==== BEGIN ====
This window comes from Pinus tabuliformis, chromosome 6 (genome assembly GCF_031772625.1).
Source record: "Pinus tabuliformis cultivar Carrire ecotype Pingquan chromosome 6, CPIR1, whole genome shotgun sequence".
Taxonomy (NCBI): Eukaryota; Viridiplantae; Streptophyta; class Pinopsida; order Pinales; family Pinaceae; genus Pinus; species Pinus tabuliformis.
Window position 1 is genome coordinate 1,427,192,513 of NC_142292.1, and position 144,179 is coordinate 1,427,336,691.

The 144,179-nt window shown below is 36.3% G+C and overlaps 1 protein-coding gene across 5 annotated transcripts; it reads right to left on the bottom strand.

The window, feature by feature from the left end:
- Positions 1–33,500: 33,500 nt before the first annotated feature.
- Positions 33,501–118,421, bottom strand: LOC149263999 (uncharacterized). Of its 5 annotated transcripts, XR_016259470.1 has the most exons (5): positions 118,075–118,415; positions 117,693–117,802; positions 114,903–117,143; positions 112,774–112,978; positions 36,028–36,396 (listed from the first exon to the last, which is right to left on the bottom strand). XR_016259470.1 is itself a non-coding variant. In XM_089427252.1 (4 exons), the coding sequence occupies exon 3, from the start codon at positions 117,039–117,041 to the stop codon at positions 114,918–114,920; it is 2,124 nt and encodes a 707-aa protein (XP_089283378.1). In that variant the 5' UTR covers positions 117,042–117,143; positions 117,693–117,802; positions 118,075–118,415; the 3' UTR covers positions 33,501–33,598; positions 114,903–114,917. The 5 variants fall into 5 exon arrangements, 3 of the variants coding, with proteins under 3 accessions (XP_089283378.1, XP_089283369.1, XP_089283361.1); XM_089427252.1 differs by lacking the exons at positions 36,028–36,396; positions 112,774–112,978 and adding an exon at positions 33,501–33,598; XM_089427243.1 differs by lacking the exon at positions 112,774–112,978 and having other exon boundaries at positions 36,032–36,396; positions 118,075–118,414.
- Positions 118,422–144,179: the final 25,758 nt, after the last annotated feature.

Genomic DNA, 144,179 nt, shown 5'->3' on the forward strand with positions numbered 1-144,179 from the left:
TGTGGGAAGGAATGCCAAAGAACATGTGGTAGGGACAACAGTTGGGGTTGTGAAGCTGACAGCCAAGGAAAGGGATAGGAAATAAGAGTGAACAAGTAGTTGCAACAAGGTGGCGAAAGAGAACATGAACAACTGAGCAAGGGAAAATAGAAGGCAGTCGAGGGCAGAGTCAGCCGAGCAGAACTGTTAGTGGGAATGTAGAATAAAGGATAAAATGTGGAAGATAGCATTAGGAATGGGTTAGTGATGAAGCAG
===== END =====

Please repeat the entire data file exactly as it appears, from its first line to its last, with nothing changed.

This window comes from Pinus tabuliformis, chromosome 6 (genome assembly GCF_031772625.1).
Source record: "Pinus tabuliformis cultivar Carrire ecotype Pingquan chromosome 6, CPIR1, whole genome shotgun sequence".
Taxonomy (NCBI): Eukaryota; Viridiplantae; Streptophyta; class Pinopsida; order Pinales; family Pinaceae; genus Pinus; species Pinus tabuliformis.
Window position 1 is genome coordinate 1,427,192,513 of NC_142292.1, and position 144,179 is coordinate 1,427,336,691.

The 144,179-nt window shown below is 36.3% G+C and overlaps 1 protein-coding gene across 5 annotated transcripts; it reads right to left on the bottom strand.

The window, feature by feature from the left end:
- Positions 1–33,500: 33,500 nt before the first annotated feature.
- Positions 33,501–118,421, bottom strand: LOC149263999 (uncharacterized). Of its 5 annotated transcripts, XR_016259470.1 has the most exons (5): positions 118,075–118,415; positions 117,693–117,802; positions 114,903–117,143; positions 112,774–112,978; positions 36,028–36,396 (listed from the first exon to the last, which is right to left on the bottom strand). XR_016259470.1 is itself a non-coding variant. In XM_089427252.1 (4 exons), the coding sequence occupies exon 3, from the start codon at positions 117,039–117,041 to the stop codon at positions 114,918–114,920; it is 2,124 nt and encodes a 707-aa protein (XP_089283378.1). In that variant the 5' UTR covers positions 117,042–117,143; positions 117,693–117,802; positions 118,075–118,415; the 3' UTR covers positions 33,501–33,598; positions 114,903–114,917. The 5 variants fall into 5 exon arrangements, 3 of the variants coding, with proteins under 3 accessions (XP_089283378.1, XP_089283369.1, XP_089283361.1); XM_089427252.1 differs by lacking the exons at positions 36,028–36,396; positions 112,774–112,978 and adding an exon at positions 33,501–33,598; XM_089427243.1 differs by lacking the exon at positions 112,774–112,978 and having other exon boundaries at positions 36,032–36,396; positions 118,075–118,414.
- Positions 118,422–144,179: the final 25,758 nt, after the last annotated feature.

Genomic DNA, 144,179 nt, shown 5'->3' on the forward strand with positions numbered 1-144,179 from the left:
TGTGGGAAGGAATGCCAAAGAACATGTGGTAGGGACAACAGTTGGGGTTGTGAAGCTGACAGCCAAGGAAAGGGATAGGAAATAAGAGTGAACAAGTAGTTGCAACAAGGTGGCGAAAGAGAACATGAACAACTGAGCAAGGGAAAATAGAAGGCAGTCGAGGGCAGAGTCAGCCGAGCAGAACTGTTAGTGGGAATGTAGAATAAAGGATAAAATGTGGAAGATAGCATTAGGAATGGGTTAGTGATGAAGCAG